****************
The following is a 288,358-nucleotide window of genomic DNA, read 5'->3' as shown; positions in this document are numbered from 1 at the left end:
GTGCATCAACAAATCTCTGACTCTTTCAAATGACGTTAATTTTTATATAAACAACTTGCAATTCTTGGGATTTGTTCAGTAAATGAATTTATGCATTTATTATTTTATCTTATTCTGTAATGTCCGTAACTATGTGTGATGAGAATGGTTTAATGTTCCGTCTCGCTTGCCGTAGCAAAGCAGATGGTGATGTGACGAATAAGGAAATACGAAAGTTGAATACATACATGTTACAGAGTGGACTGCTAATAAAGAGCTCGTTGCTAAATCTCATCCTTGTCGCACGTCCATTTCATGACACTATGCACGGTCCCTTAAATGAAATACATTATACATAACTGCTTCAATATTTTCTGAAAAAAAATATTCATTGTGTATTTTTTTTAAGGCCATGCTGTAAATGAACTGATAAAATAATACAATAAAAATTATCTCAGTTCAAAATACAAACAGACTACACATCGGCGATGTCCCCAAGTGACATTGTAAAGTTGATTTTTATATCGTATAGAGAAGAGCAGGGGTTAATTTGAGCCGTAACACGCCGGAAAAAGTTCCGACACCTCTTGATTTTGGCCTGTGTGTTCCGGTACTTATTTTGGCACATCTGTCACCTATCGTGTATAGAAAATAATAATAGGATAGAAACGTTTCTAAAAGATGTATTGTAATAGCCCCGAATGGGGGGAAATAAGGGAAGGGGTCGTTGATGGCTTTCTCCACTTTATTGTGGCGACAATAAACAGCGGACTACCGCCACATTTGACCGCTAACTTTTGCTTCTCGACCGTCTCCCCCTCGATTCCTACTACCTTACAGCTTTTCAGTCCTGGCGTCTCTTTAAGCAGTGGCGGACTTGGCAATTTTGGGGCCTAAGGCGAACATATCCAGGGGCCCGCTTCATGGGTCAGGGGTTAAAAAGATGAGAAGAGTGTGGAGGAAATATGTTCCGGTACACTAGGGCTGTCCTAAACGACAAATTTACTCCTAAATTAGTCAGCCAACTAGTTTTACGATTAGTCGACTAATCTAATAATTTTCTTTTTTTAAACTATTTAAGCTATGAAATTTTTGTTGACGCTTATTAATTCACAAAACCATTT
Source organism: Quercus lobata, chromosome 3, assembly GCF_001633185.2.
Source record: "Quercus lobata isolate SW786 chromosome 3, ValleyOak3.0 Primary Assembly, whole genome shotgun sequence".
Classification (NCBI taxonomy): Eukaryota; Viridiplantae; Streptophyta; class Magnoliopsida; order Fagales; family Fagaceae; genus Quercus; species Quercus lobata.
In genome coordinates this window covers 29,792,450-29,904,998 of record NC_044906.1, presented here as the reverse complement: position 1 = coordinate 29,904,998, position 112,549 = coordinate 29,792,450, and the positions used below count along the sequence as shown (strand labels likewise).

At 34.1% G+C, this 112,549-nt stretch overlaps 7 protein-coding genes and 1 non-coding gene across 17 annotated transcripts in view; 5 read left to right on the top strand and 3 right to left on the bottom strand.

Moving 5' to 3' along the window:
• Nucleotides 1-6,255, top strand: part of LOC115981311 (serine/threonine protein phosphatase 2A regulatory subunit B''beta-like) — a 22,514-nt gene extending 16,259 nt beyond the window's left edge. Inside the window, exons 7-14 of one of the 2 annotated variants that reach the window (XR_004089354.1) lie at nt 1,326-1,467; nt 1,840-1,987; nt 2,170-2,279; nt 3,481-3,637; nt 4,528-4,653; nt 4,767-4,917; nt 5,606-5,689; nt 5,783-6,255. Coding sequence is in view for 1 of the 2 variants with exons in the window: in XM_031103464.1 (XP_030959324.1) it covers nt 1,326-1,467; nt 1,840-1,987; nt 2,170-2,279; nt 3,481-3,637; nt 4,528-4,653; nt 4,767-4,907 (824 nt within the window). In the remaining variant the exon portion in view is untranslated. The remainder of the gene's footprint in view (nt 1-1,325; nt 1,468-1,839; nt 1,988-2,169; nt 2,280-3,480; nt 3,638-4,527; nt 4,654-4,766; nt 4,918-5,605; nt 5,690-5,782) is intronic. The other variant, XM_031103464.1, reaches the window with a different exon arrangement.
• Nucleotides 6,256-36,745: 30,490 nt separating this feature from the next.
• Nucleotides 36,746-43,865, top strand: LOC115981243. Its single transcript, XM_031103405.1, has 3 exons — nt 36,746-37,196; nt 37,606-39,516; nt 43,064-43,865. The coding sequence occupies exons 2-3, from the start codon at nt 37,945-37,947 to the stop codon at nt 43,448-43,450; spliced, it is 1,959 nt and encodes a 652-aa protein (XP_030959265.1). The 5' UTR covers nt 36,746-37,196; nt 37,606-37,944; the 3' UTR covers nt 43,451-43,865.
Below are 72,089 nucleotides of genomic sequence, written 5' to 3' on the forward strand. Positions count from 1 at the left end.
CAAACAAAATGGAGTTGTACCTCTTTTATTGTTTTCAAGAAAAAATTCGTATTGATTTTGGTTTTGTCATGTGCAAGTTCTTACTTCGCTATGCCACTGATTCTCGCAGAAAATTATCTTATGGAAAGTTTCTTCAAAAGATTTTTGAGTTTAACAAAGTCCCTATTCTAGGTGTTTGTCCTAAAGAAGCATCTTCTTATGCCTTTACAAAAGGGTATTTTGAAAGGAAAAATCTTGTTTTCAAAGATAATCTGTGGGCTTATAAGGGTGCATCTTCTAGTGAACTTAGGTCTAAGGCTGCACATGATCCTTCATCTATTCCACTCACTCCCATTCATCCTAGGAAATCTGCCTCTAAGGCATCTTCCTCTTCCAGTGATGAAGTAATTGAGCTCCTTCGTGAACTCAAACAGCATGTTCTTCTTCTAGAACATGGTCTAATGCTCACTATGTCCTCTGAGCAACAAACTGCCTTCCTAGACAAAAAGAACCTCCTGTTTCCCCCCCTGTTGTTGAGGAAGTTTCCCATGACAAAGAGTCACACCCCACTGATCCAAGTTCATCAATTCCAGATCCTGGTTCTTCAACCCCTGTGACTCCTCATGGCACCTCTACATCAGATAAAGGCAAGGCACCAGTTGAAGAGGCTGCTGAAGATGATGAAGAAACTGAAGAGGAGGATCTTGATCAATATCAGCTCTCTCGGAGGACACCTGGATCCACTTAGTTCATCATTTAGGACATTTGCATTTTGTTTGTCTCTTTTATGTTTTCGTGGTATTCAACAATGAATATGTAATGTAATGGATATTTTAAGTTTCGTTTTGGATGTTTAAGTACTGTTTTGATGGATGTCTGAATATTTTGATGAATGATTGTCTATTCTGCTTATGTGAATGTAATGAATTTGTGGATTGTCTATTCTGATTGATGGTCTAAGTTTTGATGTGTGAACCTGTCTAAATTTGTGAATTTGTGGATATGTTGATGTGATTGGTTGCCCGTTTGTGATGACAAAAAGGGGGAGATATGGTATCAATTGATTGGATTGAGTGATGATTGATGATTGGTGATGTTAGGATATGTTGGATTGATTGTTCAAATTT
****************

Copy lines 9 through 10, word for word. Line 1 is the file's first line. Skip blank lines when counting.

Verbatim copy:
• Nucleotides 1-6,255, top strand: part of LOC115981311 (serine/threonine protein phosphatase 2A regulatory subunit B''beta-like) — a 22,514-nt gene extending 16,259 nt beyond the window's left edge. Inside the window, exons 7-14 of one of the 2 annotated variants that reach the window (XR_004089354.1) lie at nt 1,326-1,467; nt 1,840-1,987; nt 2,170-2,279; nt 3,481-3,637; nt 4,528-4,653; nt 4,767-4,917; nt 5,606-5,689; nt 5,783-6,255. Coding sequence is in view for 1 of the 2 variants with exons in the window: in XM_031103464.1 (XP_030959324.1) it covers nt 1,326-1,467; nt 1,840-1,987; nt 2,170-2,279; nt 3,481-3,637; nt 4,528-4,653; nt 4,767-4,907 (824 nt within the window). In the remaining variant the exon portion in view is untranslated. The remainder of the gene's footprint in view (nt 1-1,325; nt 1,468-1,839; nt 1,988-2,169; nt 2,280-3,480; nt 3,638-4,527; nt 4,654-4,766; nt 4,918-5,605; nt 5,690-5,782) is intronic. The other variant, XM_031103464.1, reaches the window with a different exon arrangement.
• Nucleotides 6,256-36,745: 30,490 nt separating this feature from the next.